By Nancy Meenen A year ago I dislocated my right shoulder. I had decided to participate in my first weightlifting meet. I had been doing the Olympic lifts for years but decided to try them in “public”. It was 5 days before the meet and we were working on snatches. During class I had finally mustered the courage to do the weight I had been aiming for. I did it! And it felt great. I decided to do one last snatch for the day at a lower weight. This one didn’t feel so great. In fact, it felt pretty wrong. I threw the weight down and went over to the instructor and asked him to put my shoulder back in. For whatever reason it didn’t really hurt, but it wasn’t comfortable! The instructor calmly went over and got another instructor who had a bit more experience with this sort of thing and he worked my arm and shoulder until it popped back in. Ah, much better! (Thanks Mike and Scott!)
I had to sit down because my vision started narrowing. It just so happened that a physical therapist was doing class at the same time and she came over and checked me out. I had full range of motion and nothing really hurt. It was just tender. After a bit, I got up, put my jacket on and decided to call it a day. No meet for me. I was bummed.
I was bummed but also really surprised. My shoulders have always been one of my better assets. I have uber, unhealthy, tight hamstrings that I fight with constantly. My shoulders, though, are quite flexible and I have always been able to get into a decent overhead squat. I had been doing all kinds of snatching for years but had never felt any pain or instability in my shoulders. I needed to find out what was really going on.
I am lucky enough to have lived and breathed gym life for years and have access to all sorts of good advice and training. My husband has had shoulder issues for years and is constantly doing research to understand the process of strengthening shoulders. Was this a sympathy injury?! Regardless, I had to start the journey of getting my shoulder back to 100%.
After a week or so I returned to the gym and just did what I could. I did lots of stretching with a band that was attached to a pull-up bar. I did some very light pressing with Barbie doll weights to see how things felt. And then 6 weeks after I had dislocated it, I did some very controlled inactive hanging from a pull-up bar. I lowered myself down very slowly. It felt intense but it felt really good and really right. I was on my way.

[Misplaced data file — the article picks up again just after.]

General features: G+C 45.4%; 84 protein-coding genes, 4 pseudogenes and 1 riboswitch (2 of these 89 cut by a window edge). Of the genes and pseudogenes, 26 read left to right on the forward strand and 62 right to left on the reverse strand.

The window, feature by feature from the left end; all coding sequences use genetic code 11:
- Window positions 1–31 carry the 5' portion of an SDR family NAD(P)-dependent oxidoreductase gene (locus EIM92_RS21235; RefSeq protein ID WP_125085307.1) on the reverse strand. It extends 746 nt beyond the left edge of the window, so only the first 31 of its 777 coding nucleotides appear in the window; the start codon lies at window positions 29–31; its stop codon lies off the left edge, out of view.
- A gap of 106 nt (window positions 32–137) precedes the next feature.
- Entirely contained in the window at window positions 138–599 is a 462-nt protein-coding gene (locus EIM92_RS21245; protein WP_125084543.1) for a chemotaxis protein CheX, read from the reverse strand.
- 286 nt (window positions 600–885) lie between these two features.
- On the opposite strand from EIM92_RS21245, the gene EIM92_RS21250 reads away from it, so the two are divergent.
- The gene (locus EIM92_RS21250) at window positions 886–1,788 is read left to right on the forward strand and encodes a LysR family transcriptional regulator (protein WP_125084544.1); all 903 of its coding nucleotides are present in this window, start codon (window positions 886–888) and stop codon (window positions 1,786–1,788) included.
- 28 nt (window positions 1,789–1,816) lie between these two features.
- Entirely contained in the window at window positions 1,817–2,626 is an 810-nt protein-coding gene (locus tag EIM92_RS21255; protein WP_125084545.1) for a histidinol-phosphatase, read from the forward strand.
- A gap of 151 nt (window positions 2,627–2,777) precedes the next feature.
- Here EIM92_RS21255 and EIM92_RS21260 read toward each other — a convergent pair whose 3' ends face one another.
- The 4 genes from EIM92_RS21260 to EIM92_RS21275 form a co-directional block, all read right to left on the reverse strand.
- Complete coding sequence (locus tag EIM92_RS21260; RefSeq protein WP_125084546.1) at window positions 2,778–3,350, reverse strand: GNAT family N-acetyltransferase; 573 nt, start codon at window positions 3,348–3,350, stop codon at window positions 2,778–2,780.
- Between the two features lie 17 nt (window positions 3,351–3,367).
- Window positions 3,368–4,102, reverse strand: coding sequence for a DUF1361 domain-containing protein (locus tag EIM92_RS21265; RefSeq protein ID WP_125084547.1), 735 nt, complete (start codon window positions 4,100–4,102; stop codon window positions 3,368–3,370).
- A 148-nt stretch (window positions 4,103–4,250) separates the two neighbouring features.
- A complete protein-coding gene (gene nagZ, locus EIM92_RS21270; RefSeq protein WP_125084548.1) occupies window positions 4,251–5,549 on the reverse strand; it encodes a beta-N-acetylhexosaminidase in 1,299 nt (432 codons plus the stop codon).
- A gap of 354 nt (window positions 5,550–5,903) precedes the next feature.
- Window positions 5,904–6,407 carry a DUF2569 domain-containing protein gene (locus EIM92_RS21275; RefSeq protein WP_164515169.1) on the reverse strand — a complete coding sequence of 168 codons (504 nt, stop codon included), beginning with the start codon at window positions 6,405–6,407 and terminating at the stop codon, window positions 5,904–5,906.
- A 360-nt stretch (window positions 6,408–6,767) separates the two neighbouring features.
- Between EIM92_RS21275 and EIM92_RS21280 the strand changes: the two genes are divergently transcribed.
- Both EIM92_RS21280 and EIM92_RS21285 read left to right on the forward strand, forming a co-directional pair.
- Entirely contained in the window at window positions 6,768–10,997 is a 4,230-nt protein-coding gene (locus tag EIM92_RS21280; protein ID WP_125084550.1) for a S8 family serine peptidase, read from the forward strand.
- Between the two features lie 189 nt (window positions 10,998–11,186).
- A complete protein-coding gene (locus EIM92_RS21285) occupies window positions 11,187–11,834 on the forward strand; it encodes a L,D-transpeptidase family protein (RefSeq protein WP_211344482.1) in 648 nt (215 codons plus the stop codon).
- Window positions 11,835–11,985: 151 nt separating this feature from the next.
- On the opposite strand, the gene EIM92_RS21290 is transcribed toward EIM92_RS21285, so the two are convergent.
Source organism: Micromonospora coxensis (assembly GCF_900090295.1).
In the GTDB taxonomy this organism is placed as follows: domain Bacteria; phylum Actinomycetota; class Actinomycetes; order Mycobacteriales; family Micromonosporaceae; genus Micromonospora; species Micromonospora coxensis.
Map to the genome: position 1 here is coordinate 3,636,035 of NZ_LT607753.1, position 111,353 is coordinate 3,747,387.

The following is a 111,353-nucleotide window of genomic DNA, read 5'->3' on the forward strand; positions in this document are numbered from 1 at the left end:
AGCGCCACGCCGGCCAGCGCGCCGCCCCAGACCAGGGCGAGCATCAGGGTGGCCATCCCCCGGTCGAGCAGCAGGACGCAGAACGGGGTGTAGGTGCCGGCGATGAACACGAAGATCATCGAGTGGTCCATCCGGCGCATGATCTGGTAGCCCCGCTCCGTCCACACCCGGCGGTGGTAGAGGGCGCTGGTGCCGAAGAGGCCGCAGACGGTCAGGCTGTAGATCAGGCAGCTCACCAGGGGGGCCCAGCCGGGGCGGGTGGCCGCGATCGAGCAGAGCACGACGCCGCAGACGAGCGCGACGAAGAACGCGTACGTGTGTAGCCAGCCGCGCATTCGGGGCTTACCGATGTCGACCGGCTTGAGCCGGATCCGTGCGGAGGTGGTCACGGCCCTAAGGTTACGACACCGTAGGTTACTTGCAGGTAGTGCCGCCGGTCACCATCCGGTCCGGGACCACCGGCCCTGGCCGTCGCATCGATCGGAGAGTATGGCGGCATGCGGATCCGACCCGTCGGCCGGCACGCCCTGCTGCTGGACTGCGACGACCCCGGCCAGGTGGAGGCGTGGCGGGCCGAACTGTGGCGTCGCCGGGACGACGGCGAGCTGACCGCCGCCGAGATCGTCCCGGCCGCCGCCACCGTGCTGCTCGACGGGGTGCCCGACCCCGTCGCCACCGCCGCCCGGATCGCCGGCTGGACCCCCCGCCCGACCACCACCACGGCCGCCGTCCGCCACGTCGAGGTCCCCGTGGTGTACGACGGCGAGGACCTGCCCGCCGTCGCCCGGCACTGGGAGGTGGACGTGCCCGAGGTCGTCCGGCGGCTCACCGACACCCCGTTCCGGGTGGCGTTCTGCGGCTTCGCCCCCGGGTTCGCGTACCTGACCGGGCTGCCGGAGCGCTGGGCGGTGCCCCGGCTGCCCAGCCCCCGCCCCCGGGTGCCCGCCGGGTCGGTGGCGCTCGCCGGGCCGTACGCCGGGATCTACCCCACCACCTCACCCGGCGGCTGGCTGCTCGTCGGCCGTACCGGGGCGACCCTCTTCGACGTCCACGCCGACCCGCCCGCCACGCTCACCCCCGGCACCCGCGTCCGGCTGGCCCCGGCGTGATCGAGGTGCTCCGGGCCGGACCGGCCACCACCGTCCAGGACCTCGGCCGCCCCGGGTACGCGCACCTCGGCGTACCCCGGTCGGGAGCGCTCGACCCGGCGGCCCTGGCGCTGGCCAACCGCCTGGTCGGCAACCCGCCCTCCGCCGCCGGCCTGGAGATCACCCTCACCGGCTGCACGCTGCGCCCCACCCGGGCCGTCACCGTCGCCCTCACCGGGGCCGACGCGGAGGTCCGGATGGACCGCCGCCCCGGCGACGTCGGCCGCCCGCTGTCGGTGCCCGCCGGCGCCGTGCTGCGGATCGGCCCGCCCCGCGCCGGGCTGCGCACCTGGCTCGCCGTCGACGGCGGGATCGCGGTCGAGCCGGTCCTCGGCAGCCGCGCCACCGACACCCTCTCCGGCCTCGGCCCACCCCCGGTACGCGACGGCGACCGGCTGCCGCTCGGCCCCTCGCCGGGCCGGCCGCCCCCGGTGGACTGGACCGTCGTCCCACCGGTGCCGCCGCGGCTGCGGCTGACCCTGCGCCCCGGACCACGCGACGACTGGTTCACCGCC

Hanging is probably the thing I have done most because I bought myself a “door gym” and hung it up at my house. I put it in a strategic doorway that I pass through most often. It’s easy to build up stamina in the hang if you do it often enough. And it’s great for your grip.
Before I got injured I had been able to hold a chest to wall handstand for at least a minute. After my injury I could only hold it for about 5 seconds before I felt my right shoulder complaining. But that was all I needed to start building back my handstand endurance. Walking up and down the wall to get into position for the handstand was great for my shoulder.
Of the 4 exercises, holding a ring plank was the hardest one for me. It seemed like it should have been easy but my shoulder seemed to panic in this position. Overtime my shoulder realized this exercise wasn’t going away and it adapted.
I liked doing the waiters walk because I felt like I was teaching my shoulder to be fine with bearing weight and being in motion.
My shoulder feels great today but I am very interested in this dislocation thing never happening again. For a good while I have noticed that my right side, particularly my right leg and ankle, were weaker and more unstable than my left. When I do split squats this becomes very apparent. When I do windmills, my left side is much more stable and I can get down farther than on my right. And so on. What to do?
Work it – that’s what. I have started to add in more unilateral work. The kind that makes me go wow! I have been doing split squats, one legged deadlifts and calf raises. I’ve been focusing mostly on my right side. The calf raises are something I’ve known I should be doing for years because I have flat feet. Unfortunately, it has taken an injury to wake me up! Thankfully, it’s never too late to get stronger.